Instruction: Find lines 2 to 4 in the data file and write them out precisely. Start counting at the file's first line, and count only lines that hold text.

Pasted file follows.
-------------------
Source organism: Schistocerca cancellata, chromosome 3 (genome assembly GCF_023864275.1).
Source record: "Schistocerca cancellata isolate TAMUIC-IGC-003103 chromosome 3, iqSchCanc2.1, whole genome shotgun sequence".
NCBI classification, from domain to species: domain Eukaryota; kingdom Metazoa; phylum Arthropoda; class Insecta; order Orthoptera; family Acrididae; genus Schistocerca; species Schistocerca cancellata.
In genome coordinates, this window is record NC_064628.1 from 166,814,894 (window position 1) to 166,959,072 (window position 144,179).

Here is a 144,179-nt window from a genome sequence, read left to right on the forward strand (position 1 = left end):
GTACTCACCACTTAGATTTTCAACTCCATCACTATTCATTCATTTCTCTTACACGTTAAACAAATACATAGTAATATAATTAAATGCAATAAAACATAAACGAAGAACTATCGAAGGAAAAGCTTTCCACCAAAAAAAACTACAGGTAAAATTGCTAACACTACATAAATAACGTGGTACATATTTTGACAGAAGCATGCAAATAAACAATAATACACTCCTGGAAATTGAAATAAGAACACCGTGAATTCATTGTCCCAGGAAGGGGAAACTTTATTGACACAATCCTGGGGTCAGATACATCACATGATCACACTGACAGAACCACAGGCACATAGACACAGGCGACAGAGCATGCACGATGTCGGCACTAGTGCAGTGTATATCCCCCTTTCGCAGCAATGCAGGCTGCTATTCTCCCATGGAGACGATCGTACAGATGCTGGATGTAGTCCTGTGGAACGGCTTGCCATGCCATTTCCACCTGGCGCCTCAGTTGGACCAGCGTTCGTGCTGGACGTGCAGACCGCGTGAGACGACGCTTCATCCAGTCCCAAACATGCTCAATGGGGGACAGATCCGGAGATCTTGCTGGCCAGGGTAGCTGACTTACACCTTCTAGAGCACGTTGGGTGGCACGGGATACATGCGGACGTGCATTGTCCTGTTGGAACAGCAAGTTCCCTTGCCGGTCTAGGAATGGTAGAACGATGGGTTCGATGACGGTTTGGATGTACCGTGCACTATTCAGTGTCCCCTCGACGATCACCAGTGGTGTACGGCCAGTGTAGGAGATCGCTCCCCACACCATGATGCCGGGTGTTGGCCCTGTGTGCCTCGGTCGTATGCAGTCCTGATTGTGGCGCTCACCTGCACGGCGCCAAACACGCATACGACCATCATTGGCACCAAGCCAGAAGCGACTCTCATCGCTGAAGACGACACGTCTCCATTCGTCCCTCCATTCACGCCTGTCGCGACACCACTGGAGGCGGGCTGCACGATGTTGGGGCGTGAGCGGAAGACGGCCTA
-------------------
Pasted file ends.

Source record: "Schistocerca cancellata isolate TAMUIC-IGC-003103 chromosome 3, iqSchCanc2.1, whole genome shotgun sequence".
NCBI classification, from domain to species: domain Eukaryota; kingdom Metazoa; phylum Arthropoda; class Insecta; order Orthoptera; family Acrididae; genus Schistocerca; species Schistocerca cancellata.
In genome coordinates, this window is record NC_064628.1 from 166,814,894 (window position 1) to 166,959,072 (window position 144,179).